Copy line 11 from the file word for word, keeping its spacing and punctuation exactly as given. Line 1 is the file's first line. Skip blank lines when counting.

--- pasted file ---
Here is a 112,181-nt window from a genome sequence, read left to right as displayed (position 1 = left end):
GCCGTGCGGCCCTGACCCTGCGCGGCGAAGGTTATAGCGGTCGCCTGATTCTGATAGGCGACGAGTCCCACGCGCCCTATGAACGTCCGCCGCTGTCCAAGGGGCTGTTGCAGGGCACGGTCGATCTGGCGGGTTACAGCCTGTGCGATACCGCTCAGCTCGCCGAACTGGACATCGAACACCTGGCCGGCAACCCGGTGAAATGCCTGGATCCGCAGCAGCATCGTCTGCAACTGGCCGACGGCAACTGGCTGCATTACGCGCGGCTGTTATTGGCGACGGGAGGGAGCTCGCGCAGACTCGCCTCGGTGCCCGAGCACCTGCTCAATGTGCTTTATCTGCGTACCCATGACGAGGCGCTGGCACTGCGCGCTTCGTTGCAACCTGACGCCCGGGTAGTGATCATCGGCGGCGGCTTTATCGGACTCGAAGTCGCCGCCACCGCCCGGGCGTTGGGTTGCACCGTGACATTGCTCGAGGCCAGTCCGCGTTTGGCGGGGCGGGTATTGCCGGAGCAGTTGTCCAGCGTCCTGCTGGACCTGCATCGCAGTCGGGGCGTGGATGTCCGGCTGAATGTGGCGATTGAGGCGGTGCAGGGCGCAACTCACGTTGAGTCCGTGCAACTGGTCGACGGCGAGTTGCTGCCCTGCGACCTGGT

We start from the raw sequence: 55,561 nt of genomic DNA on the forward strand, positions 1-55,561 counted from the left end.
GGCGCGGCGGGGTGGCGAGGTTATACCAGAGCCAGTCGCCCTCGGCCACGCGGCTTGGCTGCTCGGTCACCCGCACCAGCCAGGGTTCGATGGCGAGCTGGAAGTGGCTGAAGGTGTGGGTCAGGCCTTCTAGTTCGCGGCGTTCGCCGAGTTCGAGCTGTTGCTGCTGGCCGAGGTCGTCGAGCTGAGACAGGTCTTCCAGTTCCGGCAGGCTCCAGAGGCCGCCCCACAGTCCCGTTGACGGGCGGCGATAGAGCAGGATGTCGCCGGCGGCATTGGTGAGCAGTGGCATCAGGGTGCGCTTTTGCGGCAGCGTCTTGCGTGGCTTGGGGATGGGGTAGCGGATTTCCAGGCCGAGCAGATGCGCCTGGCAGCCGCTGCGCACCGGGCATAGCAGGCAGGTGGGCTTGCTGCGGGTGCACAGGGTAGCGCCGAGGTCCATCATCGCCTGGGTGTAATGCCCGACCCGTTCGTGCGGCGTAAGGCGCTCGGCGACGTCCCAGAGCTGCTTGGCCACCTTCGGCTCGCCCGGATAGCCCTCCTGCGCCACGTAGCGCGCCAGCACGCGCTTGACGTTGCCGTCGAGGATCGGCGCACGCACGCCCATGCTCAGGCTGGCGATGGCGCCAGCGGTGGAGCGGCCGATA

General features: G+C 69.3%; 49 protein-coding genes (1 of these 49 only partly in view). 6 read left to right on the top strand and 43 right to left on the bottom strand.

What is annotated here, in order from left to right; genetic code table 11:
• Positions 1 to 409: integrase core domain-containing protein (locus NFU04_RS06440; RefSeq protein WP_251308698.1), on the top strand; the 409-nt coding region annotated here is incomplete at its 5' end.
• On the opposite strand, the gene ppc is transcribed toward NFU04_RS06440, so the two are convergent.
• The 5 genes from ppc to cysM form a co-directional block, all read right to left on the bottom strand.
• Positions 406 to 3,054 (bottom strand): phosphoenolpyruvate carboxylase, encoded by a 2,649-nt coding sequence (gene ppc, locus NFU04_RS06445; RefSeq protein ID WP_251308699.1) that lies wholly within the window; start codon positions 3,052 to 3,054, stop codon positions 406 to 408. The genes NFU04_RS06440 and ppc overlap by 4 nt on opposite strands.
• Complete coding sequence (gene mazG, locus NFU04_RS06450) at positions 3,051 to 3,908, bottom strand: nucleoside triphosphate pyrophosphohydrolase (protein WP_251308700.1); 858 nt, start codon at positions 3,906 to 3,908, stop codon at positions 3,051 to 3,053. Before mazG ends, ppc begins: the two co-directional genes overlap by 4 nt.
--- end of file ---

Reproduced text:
• Complete coding sequence (gene mazG, locus NFU04_RS06450) at positions 3,051 to 3,908, bottom strand: nucleoside triphosphate pyrophosphohydrolase (protein WP_251308700.1); 858 nt, start codon at positions 3,906 to 3,908, stop codon at positions 3,051 to 3,053. Before mazG ends, ppc begins: the two co-directional genes overlap by 4 nt.